I wrote this text 12 years ago ... and about 15 kg ago. I just got my hands on it and liked it so much that I decided to publish it on the Empowerment Coaching blog. It's a real-life story, adorned with very wise insights.
The first dance tournament I'm going to take part in is approaching. The first in… twenty-something years.
Once upon a time, in high school and college, I was engaged in ballroom dancing. Then I got married and there were children. It was necessary to deal with "serious" matters. Take care of your place on earth, family, and future. At the age of 43, I returned to my old passion. Kind of by accident, but I don't think there are any coincidences in life. I met a long-lost friend from college. It turned out that she runs a ballroom dancing club and that there is a free place for a partner in his thirties. So it started (again).
I have been training very intensively for several weeks. And I struggle with myself.
To participate in the tournament (in my age category), you must make eight dances. Four standard (English waltz, tango, Viennese waltz, quickstep) and four Latin American (samba, cha-cha, rumba, jive). You have to be fit to withstand 4 dances in a row in any style. Don't laugh. It is not that simple at all. At least for a man in his forties 🙂
Each dance has a different atmosphere. A different character. A different kind of movement. Here the leg is to be straight, and here it is bent. But there is much more. You have to coordinate with each other: feet, knees, hips, diaphragm, shoulder blades, shoulders, elbows, hands, and head. Even the position of the fingers in your hand matters. And you also have to pull in your stomach, pull your buttocks, keep straight and lead your partner! Not to mention that it would be nice to dance to the music 🙂
Wrestling with your body is an interesting experience. Sometimes I am helpless. Despite the fact that I know that I understand how to properly dance a given figure - the body does not want to listen. And even if the leg listens, it turns out that the hip jumped out where it does not need to be.
It sometimes feels like "plowing the fallow". For example, try rotating your straightened arms so that one spins forward and the other spins backward, and then smoothly change the direction of both arms so that they rotate in opposite directions again. Did you manage?
In addition, young people who dance much better than me train around. On the one hand, it is depressing, and on the other hand, it is a benchmark point.
This dance of mine is such a life in a nutshell. More than once the question comes to my mind: man, you are 40 years old. What are you doing? How many guys your age are dancing? What do you need this for? Wouldn't it be better to spend this time on some "quiet pleasures"? Or, for example, on making money ?!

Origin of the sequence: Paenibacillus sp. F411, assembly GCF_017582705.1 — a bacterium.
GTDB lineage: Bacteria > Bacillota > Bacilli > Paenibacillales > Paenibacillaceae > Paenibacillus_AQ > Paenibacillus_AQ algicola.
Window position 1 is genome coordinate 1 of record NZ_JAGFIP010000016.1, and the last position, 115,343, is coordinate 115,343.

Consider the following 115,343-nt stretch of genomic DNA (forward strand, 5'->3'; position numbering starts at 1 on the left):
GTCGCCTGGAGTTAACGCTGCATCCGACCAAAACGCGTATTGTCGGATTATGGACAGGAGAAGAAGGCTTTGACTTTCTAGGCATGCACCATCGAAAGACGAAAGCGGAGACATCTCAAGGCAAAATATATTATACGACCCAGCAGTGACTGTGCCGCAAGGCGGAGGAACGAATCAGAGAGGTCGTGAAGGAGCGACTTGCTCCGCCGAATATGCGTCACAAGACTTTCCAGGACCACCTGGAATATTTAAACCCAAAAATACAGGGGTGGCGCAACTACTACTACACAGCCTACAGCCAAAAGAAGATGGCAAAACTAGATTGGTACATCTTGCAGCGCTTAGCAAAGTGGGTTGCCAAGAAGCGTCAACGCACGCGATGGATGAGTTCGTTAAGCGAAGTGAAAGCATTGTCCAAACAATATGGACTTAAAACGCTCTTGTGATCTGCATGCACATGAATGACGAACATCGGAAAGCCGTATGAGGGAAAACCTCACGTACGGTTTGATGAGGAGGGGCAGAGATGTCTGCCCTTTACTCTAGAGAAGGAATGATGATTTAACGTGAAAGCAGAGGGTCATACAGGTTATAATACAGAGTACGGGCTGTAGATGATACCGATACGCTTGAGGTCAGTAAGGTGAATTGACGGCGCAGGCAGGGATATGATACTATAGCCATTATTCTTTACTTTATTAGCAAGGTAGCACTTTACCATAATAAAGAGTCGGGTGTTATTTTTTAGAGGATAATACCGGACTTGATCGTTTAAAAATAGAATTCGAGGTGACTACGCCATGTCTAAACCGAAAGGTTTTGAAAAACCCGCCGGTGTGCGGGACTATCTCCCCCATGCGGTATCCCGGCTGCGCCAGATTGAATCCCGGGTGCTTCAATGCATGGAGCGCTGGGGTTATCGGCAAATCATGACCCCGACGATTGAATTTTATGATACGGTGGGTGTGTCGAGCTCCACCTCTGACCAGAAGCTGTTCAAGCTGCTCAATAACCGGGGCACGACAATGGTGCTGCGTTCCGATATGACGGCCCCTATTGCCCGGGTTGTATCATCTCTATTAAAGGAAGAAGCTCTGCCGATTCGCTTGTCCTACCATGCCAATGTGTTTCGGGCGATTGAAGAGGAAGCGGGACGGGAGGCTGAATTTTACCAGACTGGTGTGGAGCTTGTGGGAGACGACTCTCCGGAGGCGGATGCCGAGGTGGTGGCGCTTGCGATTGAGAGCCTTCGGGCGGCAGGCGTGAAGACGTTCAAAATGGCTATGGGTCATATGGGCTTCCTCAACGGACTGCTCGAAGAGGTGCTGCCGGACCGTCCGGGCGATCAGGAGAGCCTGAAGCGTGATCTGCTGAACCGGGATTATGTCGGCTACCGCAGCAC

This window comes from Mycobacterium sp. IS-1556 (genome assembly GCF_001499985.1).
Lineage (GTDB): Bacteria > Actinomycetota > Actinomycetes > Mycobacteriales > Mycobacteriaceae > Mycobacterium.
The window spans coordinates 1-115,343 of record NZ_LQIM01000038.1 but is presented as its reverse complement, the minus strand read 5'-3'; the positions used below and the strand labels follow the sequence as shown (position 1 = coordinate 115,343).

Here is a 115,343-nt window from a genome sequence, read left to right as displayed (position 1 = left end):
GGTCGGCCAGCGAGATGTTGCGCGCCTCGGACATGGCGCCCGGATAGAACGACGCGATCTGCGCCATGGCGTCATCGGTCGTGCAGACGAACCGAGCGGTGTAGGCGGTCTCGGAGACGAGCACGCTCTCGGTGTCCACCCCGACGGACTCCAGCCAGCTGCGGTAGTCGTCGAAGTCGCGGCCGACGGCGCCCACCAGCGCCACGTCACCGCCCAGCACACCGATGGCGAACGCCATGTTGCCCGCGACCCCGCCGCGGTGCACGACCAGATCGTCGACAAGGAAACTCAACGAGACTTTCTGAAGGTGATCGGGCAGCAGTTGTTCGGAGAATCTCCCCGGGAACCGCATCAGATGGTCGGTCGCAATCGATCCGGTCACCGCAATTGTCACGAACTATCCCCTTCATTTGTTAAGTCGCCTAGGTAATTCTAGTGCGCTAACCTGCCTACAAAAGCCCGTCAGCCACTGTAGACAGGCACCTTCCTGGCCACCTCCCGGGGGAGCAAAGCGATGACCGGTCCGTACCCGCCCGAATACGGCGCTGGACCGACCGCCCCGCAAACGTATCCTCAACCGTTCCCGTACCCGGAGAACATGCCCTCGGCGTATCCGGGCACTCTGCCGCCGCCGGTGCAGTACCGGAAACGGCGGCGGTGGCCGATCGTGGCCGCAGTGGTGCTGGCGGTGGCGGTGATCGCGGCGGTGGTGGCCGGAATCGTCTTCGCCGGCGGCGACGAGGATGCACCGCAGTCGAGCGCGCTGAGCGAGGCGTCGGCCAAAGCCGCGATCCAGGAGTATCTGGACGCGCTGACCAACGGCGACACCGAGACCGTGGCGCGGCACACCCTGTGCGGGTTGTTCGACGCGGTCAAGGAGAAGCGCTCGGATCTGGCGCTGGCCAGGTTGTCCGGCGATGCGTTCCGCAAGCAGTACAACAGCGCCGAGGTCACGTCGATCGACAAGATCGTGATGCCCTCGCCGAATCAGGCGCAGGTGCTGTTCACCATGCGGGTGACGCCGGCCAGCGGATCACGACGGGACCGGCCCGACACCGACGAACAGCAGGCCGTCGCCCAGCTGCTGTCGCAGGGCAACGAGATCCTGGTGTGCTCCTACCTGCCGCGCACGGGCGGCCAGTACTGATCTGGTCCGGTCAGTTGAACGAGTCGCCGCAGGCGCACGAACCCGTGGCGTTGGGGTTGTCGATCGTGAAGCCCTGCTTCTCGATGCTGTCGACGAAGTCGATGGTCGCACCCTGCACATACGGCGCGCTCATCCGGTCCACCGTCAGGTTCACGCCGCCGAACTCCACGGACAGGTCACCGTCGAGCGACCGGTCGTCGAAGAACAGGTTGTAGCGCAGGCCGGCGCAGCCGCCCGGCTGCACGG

I experience frustration many times. Because it seemed that I got something on Monday, and on Wednesday it doesn't work again. Struggling with your body is an amazing adventure. And although we are talking about the body, the most important fight is played in the head.
I still have a hard time getting on the dance floor with other, younger and better dancers. Their presence stiffens. Then I catch myself thinking that it shouldn't matter that they are there and what they think of me. Exactly. It shouldn't. And yet it does. Nevertheless, more and more often, I am starting to feel completely at ease. I immerse myself in this dance and focus 100% on what I do. The presence of other people really doesn't matter. I just do my thing.
It is said that talent in all arts is only a small percentage of success. What distinguishes the masters from the rest is work, work, work. Faith and determination.
This is also the secret in dance. You mustn't give up too quickly. And you have to do your best every time. Because only then can you get to know your true capabilities.
It turns out that each time this “everything” is greater than the previous one. If we limit ourselves, we will not know how much we can really do. The fight takes place in the head.
Sometimes you have to force yourself. Visualization and positive thinking are useless. You just have to work hard.
The question also returns: why am I doing this? After all, having a guy of this age in a ballroom seems to be something… strange, useless.
But that's my path. It seems I have been given such a gift and it is my calling to make the best of it. Be fulfilled in it. Contrary to others, or no matter what others think (although as you can see, I am not free from doubts about “what others will think”).
I swim away in dance. I am forgetting myself. Sometimes I play with it, against the rules in force (not only the work itself but also a lot of fun). More and more often I am filled with this "dance is me" feeling. Here I feel that I am fully alive. So how could I give up on these beautiful moments? After all, I will only take these memories and experiences with me when the time comes to cross to the other side ...
Exactly ... 12 years after writing this text, its ending appeals to me even more. Because today I am closer than farther (to/from the other side).